Jordan Bak Creates Immersive, Multi-Dimensional Soundscapes on “Impulse”

One of my favorite pieces written for viola and piano is A String Around Autumn by Tōru Takemitsu. It’s…openly present in every moment…with harmonics like glowing embers in a fireplace and pianistic raindrops through the window; it exists patiently, delicately.”

This quote from violist Jordan Bak encapsulates his approach to music-making. His interpretations are three-dimensional, conjuring color, texture, and atmosphere. A self-described “new music advocate,” Bak packs his programs with works that show the breadth of the viola repertoire and new music. Bak’s recent achievements and accolades – 2021 YCAT Robey Artist; 2020 Sphinx Competition top laureate; 2019 John White Special Prize in the Tertis International Viola Competition; an Artist Diploma from The Juilliard School – reflect a musician secure in his artistry yet always challenging himself. And Bak’s debut album Impulse, out May 13, 2022 on Bright Shiny Things, centers his relish in evocative musical ideas, technical challenges, and immersive listening.

Excluding one work by Rebecca Clarke, each composition on Impulse was written in the last four decades. All but two written for solo viola, pianist Ji Yung Lee joins Bak on Clarke’s Untitled and Toshio Hosokawa’s arrangement of Takemitsu’s A String Around Autumn. On the surface, many of the pieces seem too similar in character, but after deeper probing and multiple listens, they illustrate what Bak wants to achieve with this album: to showcase the viola’s sonic capabilities, where sound and silence are equally essential.

Bak’s curation of Impulse centers the here and now, a characteristic that has grown to define a lot of contemporary music. And though no two composers are featured twice on this album, Impulse is best experienced as a whole, because while the pieces themselves may be unconcerned with a linear narrative, that doesn’t mean a story isn’t being told.

Jordan Bak--Photo by Dario Acosta

Jordan Bak–Photo by Dario Acosta

Untitled by Rebecca Clarke was likely composed during the British violist–composer’s 1918 US tour. Bak and Lee make full use of the piece’s lack of a descriptive title: bringing out light and dark, glimpses of brilliance and subtle shadows through timbre and texture. Leilehua Lanzilotti’s ko’u inoa (2017) emerges from the silence of Untitled. The piece is built on the “Hawai’i Aloha” anthem and bariolage, the alternation between open and stopped strings. The result is a deep, echoing resonance that collapses as it also extends time, made even more significant with Bak’s vocals that enter the texture in the piece’s final section.

Tyson Gholston DavisTableau XII (2021) is energetic, skewed, and prickly. Short episodes ranging from grittily virtuosic to lyrically atmospheric sit between silences of varying lengths. Meanwhile, Joan Tower’s Wild Purple (1998) juxtaposes the internal and the external; the uncertain and the confident. Wild Purple is episodic but relies on aural connections instead of silence between sections. Eventually reservation is entirely replaced by a ferocity that Bak deftly shades and colors, a skill that is not always easy amid virtuosic gymnastics.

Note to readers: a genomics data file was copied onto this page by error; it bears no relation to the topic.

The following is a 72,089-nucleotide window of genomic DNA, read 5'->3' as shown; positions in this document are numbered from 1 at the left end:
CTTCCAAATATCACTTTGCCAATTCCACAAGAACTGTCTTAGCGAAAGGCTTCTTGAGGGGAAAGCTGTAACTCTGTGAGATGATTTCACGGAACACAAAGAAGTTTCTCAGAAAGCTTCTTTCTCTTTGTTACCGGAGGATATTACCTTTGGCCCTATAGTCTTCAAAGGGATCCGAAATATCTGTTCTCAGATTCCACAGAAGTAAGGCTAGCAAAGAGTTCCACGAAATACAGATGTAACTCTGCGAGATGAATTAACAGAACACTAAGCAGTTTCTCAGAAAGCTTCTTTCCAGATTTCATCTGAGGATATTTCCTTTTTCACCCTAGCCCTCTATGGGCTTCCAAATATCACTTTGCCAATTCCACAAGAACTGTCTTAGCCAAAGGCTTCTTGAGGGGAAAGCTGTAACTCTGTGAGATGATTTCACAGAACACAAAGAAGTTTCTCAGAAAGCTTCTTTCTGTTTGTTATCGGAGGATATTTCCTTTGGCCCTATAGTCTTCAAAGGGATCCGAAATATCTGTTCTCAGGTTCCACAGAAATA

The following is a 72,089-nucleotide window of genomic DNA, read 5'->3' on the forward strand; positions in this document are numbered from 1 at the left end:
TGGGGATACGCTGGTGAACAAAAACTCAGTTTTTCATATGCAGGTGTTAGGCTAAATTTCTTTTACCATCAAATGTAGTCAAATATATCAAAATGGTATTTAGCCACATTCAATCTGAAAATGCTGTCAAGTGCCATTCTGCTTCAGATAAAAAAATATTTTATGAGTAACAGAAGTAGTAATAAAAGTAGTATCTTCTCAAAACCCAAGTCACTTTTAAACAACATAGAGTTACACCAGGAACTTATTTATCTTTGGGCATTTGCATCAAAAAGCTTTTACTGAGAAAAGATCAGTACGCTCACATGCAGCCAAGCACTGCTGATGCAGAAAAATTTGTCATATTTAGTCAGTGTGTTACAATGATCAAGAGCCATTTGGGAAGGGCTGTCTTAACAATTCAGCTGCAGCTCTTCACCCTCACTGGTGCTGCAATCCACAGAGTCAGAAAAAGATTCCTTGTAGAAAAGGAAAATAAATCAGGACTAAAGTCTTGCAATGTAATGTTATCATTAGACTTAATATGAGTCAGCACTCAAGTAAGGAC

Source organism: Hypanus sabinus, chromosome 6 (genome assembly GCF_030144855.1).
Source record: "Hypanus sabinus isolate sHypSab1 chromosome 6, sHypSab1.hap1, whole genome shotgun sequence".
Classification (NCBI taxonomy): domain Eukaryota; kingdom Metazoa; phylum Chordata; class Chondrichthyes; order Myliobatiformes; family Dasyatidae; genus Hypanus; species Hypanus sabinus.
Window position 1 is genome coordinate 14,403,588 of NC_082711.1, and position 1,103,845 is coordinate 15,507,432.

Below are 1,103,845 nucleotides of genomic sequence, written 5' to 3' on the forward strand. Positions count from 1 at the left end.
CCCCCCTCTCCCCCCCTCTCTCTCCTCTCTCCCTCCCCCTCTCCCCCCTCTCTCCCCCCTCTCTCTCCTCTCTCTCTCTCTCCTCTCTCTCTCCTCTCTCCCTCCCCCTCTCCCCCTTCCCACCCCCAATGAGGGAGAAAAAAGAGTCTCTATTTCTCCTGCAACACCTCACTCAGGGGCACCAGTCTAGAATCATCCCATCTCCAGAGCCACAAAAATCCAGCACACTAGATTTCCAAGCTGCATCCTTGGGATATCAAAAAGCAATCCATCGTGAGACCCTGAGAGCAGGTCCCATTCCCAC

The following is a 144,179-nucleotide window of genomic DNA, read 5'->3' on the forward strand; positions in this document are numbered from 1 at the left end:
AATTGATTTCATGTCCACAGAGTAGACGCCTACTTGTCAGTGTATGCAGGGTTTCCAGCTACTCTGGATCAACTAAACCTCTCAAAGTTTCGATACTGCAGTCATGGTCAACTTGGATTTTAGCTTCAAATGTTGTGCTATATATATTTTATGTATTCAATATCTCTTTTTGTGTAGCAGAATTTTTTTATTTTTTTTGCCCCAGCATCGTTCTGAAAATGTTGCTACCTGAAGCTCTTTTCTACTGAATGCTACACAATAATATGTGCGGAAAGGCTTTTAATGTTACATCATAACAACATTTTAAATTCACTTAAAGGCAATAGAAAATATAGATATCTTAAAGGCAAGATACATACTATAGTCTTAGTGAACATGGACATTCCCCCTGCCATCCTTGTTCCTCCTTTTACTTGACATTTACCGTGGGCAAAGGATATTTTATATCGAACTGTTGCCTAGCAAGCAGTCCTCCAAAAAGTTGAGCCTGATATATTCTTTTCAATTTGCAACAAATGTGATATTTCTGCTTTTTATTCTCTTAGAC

In Memory by Quinn Mason (2020) is just as the title describes. The viola slowly emerges and grows, the memory becoming more distinct. The strained quality of the viola’s timbre, whether forte or pianissimo, are put to evocative effect.

Quinn Mason--Photo by Allison Slomowitz

Quinn Mason–Photo by Allison Slomowitz

wending by Jeffrey Mumford is the most esoteric work on this album. The tonality is serialist; the character dark and morose; its direction contained. From the most intense motives to the lightest dynamics, Bak is completely immersed and dedicated; this is meditative work. As the penultimate track, wending slows the album’s narrative down, in some ways setting the stage for the even longer, more immersive piece that brings the album to a close.

A String Around Autumn by Tōru Takemitsu (1989), arr. by Toshio Hosokawa for viola and piano, functions as a culmination of the visual capabilities of sonic expression. Bak moves quickly between different timbres and characters in a matter of seconds: harmonics, grit, slides, lyrical motives. He makes Takemitsu’s soundscape multi-dimensional and bodied; nearly made flesh.

Impulse is a stunning example of interpretive skill and artistic fidelity. This collection of works creates a powerful, immersive experience, even if it’s less successful in reflecting the stylistic diversity of new viola repertoire. This is an album to be repeated: subtle similarities and contrasts between each piece become clearer with each listen. Impulse reflects Bak’s creative interest in the physical properties of sound and his fellow composers who explore that arena – it shows new music can be programmed as naturally as canonical works, and it proves Bak is an exciting new voice in classical performance.


I CARE IF YOU LISTEN is an editorially-independent program of the American Composers Forum, funded with generous donor and institutional support. Opinions expressed are solely those of the author and may not represent the views of ICIYL or ACF. 

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